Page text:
Londoners Arnold and Evelyn Boult had high hopes for the life of their son, Edward. His relatively short life ended up being one of privilege but irresponsibility. His life ended at age 23 when he was killed in battle in World War II. Arnold recounts pivotal moments in his son's life - such as a serious medical issue at age 5, near expulsion from a prestigious private school at age 12, and impregnating a girl with whom he had no intention of marrying at age 20 - and the extreme measures Arnold took to protect the name of his son. However, other things that Arnold did throughout Edward's life, including having an extramarital affair, show that his actions were perhaps more in the name of his own happiness and standing in the community, which eventually included being dubbed a Lord. His actions have dire consequences for many, including Evelyn, who slowly begins to hate her husband and who sadly admits that she never really understood or knew her son. But after Edward's death, Dr. Larry...Written by
The titular character of Edward is unseen in both the stage and film versions, his presence deemed unnecessary by the authors, as the father's ruthless, corruptive influence defines the boy's increasingly antisocial behaviors. As such, Edward's unseen but much-discussed character flaws are the core element of the tale. See more »
Near the beginning of the film, Arnold brings home a baby carriage. The gate to the front walk is open when he arrives, and he hurries through it, not closing it. However, from a shot inside the house looking out, the gate is closed. See more »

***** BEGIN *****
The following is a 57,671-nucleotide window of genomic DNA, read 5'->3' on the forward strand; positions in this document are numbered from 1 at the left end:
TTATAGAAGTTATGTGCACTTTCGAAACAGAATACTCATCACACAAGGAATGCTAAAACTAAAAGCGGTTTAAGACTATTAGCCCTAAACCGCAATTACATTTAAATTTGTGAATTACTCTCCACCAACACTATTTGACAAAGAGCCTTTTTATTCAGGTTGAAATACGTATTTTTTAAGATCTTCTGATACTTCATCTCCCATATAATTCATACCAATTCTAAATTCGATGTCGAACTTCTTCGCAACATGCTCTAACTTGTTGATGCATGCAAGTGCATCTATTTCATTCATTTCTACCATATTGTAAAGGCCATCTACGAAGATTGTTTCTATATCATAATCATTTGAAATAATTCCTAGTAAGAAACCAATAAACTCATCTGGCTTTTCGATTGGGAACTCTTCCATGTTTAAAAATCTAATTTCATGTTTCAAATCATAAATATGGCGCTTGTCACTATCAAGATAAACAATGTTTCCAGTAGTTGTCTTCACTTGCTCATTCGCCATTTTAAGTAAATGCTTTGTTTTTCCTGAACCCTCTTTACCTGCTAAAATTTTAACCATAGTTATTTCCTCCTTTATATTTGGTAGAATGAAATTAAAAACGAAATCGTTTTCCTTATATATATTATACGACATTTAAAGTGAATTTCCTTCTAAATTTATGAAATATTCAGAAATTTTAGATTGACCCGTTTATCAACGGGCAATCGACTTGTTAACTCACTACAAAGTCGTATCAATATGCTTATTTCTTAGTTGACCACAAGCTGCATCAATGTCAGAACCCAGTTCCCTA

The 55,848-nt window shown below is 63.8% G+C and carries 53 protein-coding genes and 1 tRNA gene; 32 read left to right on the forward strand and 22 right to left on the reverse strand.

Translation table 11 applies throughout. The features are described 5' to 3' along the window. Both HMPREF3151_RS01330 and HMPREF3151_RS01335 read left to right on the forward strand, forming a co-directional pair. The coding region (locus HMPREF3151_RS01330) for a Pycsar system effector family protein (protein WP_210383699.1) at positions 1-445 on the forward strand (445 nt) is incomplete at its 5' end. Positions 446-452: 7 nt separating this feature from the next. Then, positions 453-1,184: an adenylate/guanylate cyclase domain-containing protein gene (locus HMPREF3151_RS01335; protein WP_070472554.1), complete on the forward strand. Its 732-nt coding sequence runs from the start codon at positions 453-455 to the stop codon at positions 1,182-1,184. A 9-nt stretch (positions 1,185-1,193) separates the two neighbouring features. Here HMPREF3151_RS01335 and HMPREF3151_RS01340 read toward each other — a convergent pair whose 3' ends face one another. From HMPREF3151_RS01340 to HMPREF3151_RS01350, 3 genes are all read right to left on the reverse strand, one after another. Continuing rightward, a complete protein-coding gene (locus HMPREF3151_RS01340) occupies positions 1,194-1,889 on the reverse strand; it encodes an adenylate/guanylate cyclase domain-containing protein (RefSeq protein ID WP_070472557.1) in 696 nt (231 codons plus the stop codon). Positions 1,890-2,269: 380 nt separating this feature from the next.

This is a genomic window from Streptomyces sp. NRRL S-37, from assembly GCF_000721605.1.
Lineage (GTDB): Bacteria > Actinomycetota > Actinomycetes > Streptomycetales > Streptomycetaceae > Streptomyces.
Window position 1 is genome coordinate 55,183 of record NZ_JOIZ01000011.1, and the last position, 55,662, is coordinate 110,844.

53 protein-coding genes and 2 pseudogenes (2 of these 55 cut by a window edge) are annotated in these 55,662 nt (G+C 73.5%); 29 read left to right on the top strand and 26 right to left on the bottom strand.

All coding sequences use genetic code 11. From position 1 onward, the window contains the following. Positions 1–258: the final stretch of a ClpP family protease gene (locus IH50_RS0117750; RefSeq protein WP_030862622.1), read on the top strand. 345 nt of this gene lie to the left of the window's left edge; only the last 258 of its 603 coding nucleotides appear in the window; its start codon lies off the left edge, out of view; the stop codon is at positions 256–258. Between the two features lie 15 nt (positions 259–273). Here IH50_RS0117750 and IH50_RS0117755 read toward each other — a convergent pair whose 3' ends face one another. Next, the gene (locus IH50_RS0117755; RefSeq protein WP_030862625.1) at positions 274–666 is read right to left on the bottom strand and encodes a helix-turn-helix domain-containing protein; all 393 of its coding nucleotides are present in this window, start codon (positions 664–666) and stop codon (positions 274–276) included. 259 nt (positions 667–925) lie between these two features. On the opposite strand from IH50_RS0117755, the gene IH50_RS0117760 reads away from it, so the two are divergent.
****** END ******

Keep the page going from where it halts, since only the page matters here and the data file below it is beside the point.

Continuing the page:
Some have commented that they felt that Spencer Tracy was miscast in this film, playing a character very different to the altruists that he typically plays, and being the only American among the principle cast. However, I believe that this perhaps is Tracy's strongest performance, partly because it is so different to his usual roles. Tracy plays a determined and unrelenting man with real strength, although as his wife, Deborah Kerr also has a number of strong scenes, particularly in the final half hour. The two lead performances are however the bulk of what makes this a good film. It is reasonably engaging, with gimmicks of the title character never on screen, and Tracy speaking to the viewer, to keep it interesting, but the plot is not too great in itself, and the story tires before the end. It is also a bit too stagy, which limits how involving it is to an extent. Nevertheless, despite any possible shortcomings, the powerhouse of acting, not only from Tracy and Kerr, but some of the supporting cast too, make this a film worth checking out.
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